•  Leonid Kuchma, the President of Ukraine. Leonid Kuchma increased his usual attempts to censor oppositional newspapers, as well as threats and attacks at independent journalists. The disappearance and the suspected murder of Georgiy Gongadze, the editor of an independent Internet-newspaper, turned the attention of the world public to the difficult existence of Ukrainian journalists. The facts that testify that Kuchma may personally order the killing of Gongadze initiated the political crisis in Ukraine, which may finally lead to the retirement of the President and his government. Besides, Kuchma’s administration repeatedly attempted to constrain the number of publications, which that critically treated Gongadze’s case and the political crisis that followed.

    •  Fidel Castro, the President of Cuba. Fidel Castro’s government continues the active campaign against Cuban independent journalists, arresting and interrogating them, tapping their telephones and interrupting their phone calls, restricting their movements and periodically punishment them with home arrests, thus preventing their work. They apply a new tactic of intimidation: they arrest a journalist and release him many kilometers from his home. As to the journalists, who live abroad and write critical articles about Cuba, they are regularly refused entrance vises. In the beginning of the current year Castro promised several representations of international information agencies on Cuba that they would be driven from Cuba for ‘spreading lies and insults’. Cuba is the only country in the Western hemisphere, where journalists are put to prisons for their professional activities. For example, Bernardo Arevalo Padrin continues to do his six-year term for the publication of his critical reports about Fidel Castro and the Communist party of Cuba.

    •  Zin al-Abdin Ben Ali , the President of Tunisia. Zin al-Abdin Ben Ali practically subordinated Tunisian mass media by using strict censorship and intimidation during last ten years. Newspapers are closed, journalists are sacked or not accredited, they are tailed and forbidden to leave the country. Some of them underwent bodily violence. If not to say about several desperados, the rest of the journalists were intimidated. The totalitarian policy of the police regime headed by Ben Ali gave birth to a reptile press, which sings endless hymns to his imagined achievements in the development of human rights and democracy. Last year Ben Ali hypocritically reproached Tunisian journalists for their self-censorship. ‘What are you afraid of?’ – the President queried.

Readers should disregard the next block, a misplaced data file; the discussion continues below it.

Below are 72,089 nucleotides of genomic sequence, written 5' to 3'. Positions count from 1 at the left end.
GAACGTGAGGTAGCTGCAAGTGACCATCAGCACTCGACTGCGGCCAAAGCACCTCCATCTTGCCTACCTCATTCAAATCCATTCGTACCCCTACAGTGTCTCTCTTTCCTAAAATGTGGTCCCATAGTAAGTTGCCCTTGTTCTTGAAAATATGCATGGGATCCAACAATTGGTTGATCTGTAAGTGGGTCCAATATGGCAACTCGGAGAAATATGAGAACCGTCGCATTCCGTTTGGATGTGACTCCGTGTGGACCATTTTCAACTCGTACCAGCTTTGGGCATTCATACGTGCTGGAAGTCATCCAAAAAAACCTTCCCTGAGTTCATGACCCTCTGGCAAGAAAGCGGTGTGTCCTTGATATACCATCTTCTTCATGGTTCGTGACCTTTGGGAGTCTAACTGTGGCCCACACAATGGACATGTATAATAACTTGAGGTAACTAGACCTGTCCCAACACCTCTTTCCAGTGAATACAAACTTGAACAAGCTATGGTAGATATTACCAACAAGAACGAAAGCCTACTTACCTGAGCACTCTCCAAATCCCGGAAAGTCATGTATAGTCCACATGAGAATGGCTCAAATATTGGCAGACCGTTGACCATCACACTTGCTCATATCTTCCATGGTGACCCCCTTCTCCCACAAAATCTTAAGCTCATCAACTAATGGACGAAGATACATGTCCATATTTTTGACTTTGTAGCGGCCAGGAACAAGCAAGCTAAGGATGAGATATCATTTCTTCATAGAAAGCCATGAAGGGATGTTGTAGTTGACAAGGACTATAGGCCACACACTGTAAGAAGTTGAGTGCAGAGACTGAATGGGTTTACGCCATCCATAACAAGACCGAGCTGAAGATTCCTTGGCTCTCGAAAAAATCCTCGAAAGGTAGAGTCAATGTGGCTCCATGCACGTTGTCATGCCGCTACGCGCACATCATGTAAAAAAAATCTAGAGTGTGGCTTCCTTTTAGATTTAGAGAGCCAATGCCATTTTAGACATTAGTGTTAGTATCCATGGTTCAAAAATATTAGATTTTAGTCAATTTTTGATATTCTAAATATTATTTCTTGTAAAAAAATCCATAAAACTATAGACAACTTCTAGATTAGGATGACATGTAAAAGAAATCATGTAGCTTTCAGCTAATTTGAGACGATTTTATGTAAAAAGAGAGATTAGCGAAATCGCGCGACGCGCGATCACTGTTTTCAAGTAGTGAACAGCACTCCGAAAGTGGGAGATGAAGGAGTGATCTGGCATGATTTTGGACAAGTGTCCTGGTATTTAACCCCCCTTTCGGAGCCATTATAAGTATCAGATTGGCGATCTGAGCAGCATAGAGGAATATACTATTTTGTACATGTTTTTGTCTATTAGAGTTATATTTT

•  Magatir Mohammed, the Prime Minister of Malaysia. Magatir Mohammed never conceals his contempt to freedom of the press. He capably manipulates with Malaysian mass media in order to strengthen his own position in power. Recently he has hinted about his plans to settle a sterner control over the press, already more than sufficiently controlled. His new target is the Internet, the most important means to convey independent news and ideas in the country, where conventional mass media are permanently controlled by Magatir administration. Now Malaysian politicians are considering the laws on controlling on-line information. Well-known by his sensitivity, the Prime Minister regularly maltreats the foreign press for its allegedly biased description of events in the country. Last year he several times prohibited distribution of foreign mass media that published critical articles about Malaysia.

    Additional information about the ten bitterest enemies of the press and the detailed analysis of the violations of journalists’ and mass media rights in various countries of the world may be found on the CPJ Internet-site (